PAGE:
1. The Spezza situation
Was fairly glad to see Brad Treliving come out and say the rumored package the Flames allegedly offered to Ottawa for Jason Spezza — Jiri Hudler, Dennis Wideman, Mikael Backlund, and a first-round pick — was a bunch of hogwash. Any reasonable person probably saw that as the case anyway.
While it seems that the Flames being able to unload two huge contracts might have been worth it from their point of view, the fact is that they’re going to have difficulty getting to the cap floor next season unless they go absolutely crazy spending money ($4 million for Joe Colborne!). More to the point, though, the Sens are trading Spezza in large part because they’re trying to strip their roster down to its guts to save money and get younger simultaneously. Taking on two big-money contracts for guys on the wrong side of 30 doesn’t make sense for them either.
Plus, giving up Backlund and the No. 4 pick seemed like a non-starter for Calgary. Absolutely a ludicrous suggestion that they’d do it. Backlund is very good at what he does, and while he’s never going to put up huge points, he’s always going to push play forward. The Flames have a paucity of those guys. They’re needed, especially if they’re 25 years old and signed for another year.
Then there’s that whole thing about “Spezza doesn’t want to play in Canada.” Which, yeah, I don’t have an atlas handy but I feel like that’s where Calgary is. Even if that weren’t the case, I would hope the Flames wouldn’t get sucked into trading for Spezza, or anyone like him.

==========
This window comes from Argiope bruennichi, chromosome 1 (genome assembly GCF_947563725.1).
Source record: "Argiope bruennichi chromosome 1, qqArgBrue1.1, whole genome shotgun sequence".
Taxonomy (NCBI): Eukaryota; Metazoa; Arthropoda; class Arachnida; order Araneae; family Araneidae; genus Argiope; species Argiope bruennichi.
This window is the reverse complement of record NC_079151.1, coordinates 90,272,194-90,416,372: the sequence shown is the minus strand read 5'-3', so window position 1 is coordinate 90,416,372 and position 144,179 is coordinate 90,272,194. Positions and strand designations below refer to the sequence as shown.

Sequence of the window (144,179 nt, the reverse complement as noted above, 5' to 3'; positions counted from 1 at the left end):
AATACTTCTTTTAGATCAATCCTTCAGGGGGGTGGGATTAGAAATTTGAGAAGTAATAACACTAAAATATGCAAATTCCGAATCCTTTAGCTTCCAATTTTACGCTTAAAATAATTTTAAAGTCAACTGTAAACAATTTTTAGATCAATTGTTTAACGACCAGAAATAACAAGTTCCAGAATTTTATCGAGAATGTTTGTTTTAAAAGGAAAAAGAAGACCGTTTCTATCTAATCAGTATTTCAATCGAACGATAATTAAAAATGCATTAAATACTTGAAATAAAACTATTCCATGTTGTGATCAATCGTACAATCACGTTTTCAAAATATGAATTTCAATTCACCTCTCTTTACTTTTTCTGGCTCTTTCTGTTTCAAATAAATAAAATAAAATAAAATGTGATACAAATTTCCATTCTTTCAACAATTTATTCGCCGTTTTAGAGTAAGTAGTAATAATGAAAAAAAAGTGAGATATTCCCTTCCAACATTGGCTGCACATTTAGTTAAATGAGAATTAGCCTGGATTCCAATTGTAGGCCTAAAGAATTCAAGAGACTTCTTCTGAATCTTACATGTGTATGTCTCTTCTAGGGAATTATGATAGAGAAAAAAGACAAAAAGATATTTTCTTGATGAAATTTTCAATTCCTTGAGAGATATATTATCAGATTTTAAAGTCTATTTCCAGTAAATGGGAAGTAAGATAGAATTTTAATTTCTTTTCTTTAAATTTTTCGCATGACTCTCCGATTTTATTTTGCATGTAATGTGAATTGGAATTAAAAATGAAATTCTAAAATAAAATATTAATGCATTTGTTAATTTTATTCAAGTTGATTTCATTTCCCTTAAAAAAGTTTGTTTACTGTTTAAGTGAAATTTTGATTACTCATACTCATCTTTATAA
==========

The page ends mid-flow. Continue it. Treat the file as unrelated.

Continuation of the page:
2. A new goaltending coach
Clint Malarchuk and the Flames have parted ways, which makes a lot of sense for both sides from where I sit. The last few years for the Flames have been just about the absolute worst in NHL history in terms of save percentage, and while you can chalk some of that up to the wheels flying off in spectacular fashion for Miikka Kiprusoff, the fact of the matter is that none of the other goalies did much of anything either.
Malarchuk left the team late in the season for personal reasons, and that is perhaps why he isn’t coming back. There’s also the fact that the Flames’ save percentage over the last two seasons combined is .898, and they’ve allowed more than 380 goals in just 130 games. This seems like it shouldn’t be possible, and yet here we are.
With the team likely to roll Karri Ramo and Joni Ortio, who will be 28 and 23 when next season starts, it seems very likely that there’s a need for a new goaltending coach who’s going to be able to shepherd them to stats that are a little better than, well, this. Maybe they bring in a veteran backup to help with that as well — though there’s not really a lot out there — but this is something the Flames probably needed.
3. Compliance buyouts
I made this point on Puck Daddy yesterday with respect to how teams should approach the coming free agent period, but I think it’s a very good idea for teams like Calgary in particular to keep an eye on the scrap heap of guys who get complianced by their teams in the next week or so.